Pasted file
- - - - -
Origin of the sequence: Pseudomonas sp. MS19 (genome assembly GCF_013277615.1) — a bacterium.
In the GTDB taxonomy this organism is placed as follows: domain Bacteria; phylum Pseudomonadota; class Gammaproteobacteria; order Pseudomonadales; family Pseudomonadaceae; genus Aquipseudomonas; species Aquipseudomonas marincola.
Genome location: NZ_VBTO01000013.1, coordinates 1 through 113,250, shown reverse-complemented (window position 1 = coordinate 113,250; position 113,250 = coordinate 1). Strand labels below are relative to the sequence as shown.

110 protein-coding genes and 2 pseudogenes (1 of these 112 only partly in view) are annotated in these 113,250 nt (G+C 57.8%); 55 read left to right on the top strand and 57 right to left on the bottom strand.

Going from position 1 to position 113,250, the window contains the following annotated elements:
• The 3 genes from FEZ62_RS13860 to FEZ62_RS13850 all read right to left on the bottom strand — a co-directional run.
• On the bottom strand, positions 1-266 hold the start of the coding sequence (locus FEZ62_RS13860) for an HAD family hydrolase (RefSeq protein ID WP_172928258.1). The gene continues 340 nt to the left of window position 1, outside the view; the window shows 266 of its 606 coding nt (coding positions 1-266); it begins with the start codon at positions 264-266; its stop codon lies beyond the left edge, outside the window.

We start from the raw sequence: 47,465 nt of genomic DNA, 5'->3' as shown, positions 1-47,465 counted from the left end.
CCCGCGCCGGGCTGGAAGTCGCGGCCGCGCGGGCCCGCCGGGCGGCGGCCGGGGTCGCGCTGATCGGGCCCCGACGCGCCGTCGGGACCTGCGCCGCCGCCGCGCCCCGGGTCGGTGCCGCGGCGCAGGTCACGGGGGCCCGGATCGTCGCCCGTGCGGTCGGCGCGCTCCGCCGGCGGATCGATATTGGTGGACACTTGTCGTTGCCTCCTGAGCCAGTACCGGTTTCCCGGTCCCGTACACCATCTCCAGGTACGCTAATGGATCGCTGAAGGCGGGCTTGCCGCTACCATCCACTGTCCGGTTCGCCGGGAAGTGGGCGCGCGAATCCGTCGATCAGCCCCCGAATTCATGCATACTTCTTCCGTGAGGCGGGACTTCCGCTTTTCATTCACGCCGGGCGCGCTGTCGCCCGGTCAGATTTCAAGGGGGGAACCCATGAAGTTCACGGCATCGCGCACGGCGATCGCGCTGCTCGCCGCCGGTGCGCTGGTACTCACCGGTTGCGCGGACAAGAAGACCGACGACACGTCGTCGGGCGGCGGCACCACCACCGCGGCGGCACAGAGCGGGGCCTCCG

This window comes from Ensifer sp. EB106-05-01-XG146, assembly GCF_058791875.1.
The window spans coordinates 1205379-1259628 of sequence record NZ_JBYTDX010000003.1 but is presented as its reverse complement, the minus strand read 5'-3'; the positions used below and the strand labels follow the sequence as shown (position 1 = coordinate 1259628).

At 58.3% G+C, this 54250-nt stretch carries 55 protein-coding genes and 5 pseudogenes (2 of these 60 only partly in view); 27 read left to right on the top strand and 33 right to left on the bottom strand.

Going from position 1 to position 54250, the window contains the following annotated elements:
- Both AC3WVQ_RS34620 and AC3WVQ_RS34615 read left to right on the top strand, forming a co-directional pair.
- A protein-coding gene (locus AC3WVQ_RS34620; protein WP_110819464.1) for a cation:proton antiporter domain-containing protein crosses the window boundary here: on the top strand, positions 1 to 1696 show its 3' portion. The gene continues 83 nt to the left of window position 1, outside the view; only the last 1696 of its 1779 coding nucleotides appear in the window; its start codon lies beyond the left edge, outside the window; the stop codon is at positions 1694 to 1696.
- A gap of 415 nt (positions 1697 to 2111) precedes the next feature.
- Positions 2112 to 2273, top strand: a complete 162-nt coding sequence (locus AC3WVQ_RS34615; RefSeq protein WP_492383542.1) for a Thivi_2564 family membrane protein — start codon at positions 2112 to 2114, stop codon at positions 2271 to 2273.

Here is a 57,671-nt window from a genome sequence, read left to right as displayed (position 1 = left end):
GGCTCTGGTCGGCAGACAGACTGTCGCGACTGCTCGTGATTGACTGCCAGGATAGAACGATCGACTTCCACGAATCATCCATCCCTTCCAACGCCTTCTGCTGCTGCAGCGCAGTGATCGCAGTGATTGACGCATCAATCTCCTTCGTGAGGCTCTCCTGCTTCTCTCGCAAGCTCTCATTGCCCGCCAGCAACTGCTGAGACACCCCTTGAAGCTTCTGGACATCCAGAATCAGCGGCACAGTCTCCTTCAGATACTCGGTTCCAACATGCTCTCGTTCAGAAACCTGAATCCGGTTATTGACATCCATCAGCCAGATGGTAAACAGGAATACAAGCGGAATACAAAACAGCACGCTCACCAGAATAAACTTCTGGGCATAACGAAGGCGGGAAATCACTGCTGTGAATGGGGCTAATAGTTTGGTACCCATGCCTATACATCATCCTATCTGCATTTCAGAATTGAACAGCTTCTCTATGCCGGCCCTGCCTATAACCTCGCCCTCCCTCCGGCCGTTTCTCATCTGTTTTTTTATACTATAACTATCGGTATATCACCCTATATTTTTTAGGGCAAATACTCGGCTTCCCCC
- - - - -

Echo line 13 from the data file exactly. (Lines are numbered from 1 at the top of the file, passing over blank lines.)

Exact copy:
Going from position 1 to position 54250, the window contains the following annotated elements: